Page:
In New Jersey, comments made online, whether in a public forum or via private message, can be the basis for a restraining order. But first, the people involved must be in a qualifying relationship.
Even a temporary restraining order taken out against you can have negative repercussions on your life. Your job, child custody agreements, and even your home: All can be affected by a restraining order.
New Jersey limits restraining orders to victims of domestic violence who are over 18 years of age or an emancipated minor. The two parties must have also been in a qualifying relationship, such as current or former spouses.
Other relationships that qualify include current or former romantic partners, parents (including individuals expecting a child together), or present or past household members.
What's Considered Online Harassment?
New Jersey's definition of harassment includes both private messages and posts on social media. Name-calling or defamation – that is, posting false information – are not considered domestic violence and would not be grounds for a restraining order.
What does qualify as online harassment are threats to inflict harm or commit a crime on or against another person or property. Knowingly sending or posting "lewd, indecent, or obscene material to or about a person" that either harms someone or would make a reasonable person fear harm also qualifies.
Physical injury is not a requirement to filing a restraining order. Emotional harm is sufficient to meet New Jersey's domestic violence laws. Previous incidents of physical injury, however, may be considered when determining if comments posted online or sent to an individual would give weight to threats.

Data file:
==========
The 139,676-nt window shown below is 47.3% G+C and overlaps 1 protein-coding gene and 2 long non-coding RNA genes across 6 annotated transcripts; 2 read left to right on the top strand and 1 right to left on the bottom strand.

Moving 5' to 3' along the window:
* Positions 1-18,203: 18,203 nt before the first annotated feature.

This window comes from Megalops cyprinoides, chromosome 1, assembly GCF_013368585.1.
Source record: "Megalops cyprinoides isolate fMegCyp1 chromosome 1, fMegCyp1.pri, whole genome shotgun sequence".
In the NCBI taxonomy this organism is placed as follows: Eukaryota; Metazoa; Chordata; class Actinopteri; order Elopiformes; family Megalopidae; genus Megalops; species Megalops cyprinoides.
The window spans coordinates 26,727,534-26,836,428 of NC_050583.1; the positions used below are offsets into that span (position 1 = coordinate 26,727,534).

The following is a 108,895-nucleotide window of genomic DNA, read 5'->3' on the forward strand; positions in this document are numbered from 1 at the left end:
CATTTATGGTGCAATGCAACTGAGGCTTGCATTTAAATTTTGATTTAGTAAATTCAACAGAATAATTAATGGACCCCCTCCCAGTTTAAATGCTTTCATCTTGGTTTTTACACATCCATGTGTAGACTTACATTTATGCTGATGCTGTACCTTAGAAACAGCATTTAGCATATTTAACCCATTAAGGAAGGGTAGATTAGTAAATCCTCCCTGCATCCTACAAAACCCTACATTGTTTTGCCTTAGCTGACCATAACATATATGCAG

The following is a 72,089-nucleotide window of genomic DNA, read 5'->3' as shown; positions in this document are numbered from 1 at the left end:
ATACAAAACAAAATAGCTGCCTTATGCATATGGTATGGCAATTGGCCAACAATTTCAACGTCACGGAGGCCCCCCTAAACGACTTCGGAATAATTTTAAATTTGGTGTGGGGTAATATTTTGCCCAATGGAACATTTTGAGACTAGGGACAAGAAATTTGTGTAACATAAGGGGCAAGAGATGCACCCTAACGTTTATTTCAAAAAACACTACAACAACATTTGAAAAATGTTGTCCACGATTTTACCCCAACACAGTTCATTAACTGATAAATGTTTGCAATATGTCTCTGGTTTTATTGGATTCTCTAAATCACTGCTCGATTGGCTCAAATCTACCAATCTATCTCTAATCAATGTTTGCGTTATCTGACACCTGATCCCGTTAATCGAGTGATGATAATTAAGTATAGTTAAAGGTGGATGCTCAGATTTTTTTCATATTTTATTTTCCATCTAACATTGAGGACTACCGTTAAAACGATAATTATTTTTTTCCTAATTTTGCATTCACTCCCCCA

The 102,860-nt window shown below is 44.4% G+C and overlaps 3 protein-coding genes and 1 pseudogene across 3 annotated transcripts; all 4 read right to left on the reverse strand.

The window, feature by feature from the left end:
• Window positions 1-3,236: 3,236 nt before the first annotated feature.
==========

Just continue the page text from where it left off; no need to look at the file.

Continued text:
Let's take two examples of online posts. In one, an unmarried couple, Pat and Sandy, who live together, get into a fight. Pat leaves their shared residence. Sandy gets on social media and posts, in colorful language, about how stupid Pat is. Sandy tags all of Pat's coworkers.
The above situation is unlikely to result in a restraining order because no threats were made.
In the second example, Sandy instead texts Pat a threat that, if Pat returns to their home, Sandy will beat up Pat. A court is more likely to issue a restraining order in this case. A restraining order is even more likely if Sandy has previously hit Pat.
Qualified Legal Expertise
Although a restraining order is a civil action in New Jersey, violating one can result in criminal charges. In other words, using or continuing to use social media to contact someone who has taken out a restraining order against you could result in a criminal case against you.
If you have or think you may have a restraining order filed against you, you need the assistance of an experienced criminal defense attorney. Contact Attorney Joseph D. Lento and the Lento Law Firm at 888-535-3686 or online.